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AP EXCLUSIVE: FBI BALKS AT POT BACKGROUND CHECKS

Friday, 14 March 2014 06:25 Published in National News

SEATTLE (AP) — The FBI is refusing to run nationwide background checks on people applying to run legal marijuana businesses in Washington state, even though it has conducted similar checks in Colorado — a discrepancy that illustrates the quandary the Justice Department faces as it allows the states to experiment with regulating a drug that's long been illegal under federal law.

Washington state has been asking for nearly a year if the FBI would conduct background checks on its applicants, to no avail. The bureau's refusal raises the possibility that people with troublesome criminal histories could wind up with pot licenses in the state — undermining the department's own priorities in ensuring that states keep a tight rein on the nascent industry.

It's a strange jam for the feds, who announced last summer that they wouldn't sue to prevent Washington and Colorado from regulating marijuana after 75 years of prohibition.

The Obama administration has said it wants the states to make sure pot revenue doesn't go to organized crime and that state marijuana industries don't become a cover for the trafficking of other illegal drugs. At the same time, it might be tough for the FBI to stomach conducting such background checks — essentially helping the states violate federal law.

The Justice Department declined to explain why it isn't conducting the checks in Washington when it has in Colorado. Stephen Fischer, a spokesman for the FBI's Criminal Justice Information Services Division, referred an Associated Press inquiry to DOJ headquarters, which would only issue a written statement.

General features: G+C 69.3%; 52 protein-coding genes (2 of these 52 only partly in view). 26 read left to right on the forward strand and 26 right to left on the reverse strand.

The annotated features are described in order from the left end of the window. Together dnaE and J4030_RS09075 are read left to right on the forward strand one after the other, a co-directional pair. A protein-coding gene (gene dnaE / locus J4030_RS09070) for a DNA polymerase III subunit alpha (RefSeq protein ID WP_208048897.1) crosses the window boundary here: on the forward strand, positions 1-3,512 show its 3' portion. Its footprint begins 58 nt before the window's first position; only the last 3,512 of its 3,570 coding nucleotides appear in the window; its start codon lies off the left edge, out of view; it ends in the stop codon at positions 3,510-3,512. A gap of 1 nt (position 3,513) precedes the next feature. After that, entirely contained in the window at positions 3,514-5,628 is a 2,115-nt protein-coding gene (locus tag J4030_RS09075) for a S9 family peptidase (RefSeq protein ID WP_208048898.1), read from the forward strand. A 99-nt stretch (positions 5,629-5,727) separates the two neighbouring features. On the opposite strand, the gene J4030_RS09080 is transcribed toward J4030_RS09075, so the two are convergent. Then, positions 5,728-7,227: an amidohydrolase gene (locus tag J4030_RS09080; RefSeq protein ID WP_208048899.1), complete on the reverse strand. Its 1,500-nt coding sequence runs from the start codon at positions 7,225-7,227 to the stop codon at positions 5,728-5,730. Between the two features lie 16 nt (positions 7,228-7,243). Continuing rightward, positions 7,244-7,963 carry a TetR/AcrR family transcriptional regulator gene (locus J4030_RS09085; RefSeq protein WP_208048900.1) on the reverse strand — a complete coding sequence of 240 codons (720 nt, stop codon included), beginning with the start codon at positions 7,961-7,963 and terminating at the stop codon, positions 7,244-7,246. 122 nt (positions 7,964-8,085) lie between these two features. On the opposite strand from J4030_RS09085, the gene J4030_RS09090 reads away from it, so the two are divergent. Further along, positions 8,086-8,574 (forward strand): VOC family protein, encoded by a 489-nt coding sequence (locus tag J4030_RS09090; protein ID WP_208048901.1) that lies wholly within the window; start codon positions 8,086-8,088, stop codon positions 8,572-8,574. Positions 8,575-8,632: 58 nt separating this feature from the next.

"To ensure a consistent national approach, the department has been reviewing its background check policies, and we hope to have guidance for states in the near term," it said in its entirety.

In Washington, three people so far have received licenses to grow marijuana — without going through a national background check, even though the state Liquor Control Board's rules require that that they do so before a license is issued.

"The federal government has not stated why it has not yet agreed to conduct national background checks on our behalf," Washington state Liquor Control Board spokesman Brian Smith said in an email. "However, the Liquor Control Board is ready to deliver fingerprints as soon as DOJ is ready."

In the meantime, officials are relying on background checks by the Washington State Patrol to catch any in-state arrests or convictions. Applicants must have lived in Washington state for three months before applying, and many are longtime Washington residents whose criminal history would likely turn up on a State Patrol check. But others specifically moved to the state in hopes of joining the new industry.

"Both Washington state and Washington, D.C., have been unequivocal that they want organized crime out of the marijuana business," said Alison Holcomb, the Seattle lawyer who authored the legal pot law. "Requiring, and ensuring, nationwide background checks on Washington state licensees is a no-brainer."

The FBI has run nationwide background checks since 2010 on applicants who sought to be involved in medical marijuana dispensaries in Colorado, Daria Serna, a spokeswoman for that state's Department of Revenue, said in an email. The applicants provide fingerprints to Revenue's Marijuana Enforcement Division, which turns them over to the Colorado Bureau of Investigation. The agency conducts a statewide background check and supplies the prints to the FBI for a national check.